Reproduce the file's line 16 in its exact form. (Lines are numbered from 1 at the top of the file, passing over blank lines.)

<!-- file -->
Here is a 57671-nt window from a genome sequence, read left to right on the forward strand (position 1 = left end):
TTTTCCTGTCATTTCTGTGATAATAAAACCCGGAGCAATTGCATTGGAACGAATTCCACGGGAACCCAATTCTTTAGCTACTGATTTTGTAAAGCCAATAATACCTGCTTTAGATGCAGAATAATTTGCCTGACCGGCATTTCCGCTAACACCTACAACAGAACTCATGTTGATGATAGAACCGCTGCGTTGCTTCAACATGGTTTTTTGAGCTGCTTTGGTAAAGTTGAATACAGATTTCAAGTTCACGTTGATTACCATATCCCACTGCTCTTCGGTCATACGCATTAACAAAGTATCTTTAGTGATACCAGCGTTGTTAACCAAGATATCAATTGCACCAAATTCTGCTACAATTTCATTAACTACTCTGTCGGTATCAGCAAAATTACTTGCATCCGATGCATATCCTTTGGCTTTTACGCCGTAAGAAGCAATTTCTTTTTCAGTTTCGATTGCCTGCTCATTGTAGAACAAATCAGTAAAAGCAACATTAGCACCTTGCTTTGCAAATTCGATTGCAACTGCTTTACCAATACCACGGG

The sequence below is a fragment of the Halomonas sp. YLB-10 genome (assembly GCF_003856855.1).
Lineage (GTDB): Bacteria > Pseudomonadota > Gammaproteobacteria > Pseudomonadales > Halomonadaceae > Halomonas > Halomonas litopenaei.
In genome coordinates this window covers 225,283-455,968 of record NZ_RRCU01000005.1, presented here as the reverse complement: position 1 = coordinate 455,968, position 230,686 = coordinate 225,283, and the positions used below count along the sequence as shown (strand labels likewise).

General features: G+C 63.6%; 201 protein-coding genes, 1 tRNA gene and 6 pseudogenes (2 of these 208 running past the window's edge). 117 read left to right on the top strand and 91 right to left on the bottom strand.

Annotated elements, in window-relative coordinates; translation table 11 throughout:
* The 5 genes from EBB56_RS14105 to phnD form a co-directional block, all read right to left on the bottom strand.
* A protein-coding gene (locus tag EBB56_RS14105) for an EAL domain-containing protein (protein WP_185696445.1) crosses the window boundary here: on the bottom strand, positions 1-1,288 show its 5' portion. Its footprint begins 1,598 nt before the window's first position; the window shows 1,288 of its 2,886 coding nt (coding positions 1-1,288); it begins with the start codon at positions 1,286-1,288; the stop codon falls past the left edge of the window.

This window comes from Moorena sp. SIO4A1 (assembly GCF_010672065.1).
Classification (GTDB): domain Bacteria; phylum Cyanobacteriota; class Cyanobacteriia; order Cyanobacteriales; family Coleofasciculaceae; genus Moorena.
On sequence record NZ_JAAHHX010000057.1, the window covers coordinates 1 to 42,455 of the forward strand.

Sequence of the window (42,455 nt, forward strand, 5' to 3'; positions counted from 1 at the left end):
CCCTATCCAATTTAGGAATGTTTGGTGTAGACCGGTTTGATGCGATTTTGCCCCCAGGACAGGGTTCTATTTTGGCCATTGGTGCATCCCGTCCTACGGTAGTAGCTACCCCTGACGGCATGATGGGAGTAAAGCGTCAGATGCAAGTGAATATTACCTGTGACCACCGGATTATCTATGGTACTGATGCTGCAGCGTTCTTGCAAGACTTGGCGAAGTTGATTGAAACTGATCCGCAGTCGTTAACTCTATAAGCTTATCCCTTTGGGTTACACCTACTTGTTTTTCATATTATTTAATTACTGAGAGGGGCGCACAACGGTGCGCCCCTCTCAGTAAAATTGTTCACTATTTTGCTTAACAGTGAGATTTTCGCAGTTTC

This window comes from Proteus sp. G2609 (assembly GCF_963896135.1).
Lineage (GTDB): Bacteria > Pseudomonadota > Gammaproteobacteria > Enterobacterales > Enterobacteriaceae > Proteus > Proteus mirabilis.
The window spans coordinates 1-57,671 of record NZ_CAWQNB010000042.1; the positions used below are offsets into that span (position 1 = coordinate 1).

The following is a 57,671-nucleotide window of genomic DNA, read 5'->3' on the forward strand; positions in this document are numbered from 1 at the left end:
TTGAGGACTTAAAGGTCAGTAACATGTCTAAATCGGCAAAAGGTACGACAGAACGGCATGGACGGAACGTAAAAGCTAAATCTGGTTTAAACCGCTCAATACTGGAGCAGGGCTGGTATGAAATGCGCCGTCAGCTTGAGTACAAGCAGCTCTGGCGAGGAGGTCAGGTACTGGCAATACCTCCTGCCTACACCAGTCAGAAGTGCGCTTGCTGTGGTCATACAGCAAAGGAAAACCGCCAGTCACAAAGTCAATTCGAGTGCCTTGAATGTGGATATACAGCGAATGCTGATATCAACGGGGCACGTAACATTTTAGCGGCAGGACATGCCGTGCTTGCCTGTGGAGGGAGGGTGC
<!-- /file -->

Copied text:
Lineage (GTDB): Bacteria > Pseudomonadota > Gammaproteobacteria > Enterobacterales > Enterobacteriaceae > Proteus > Proteus mirabilis.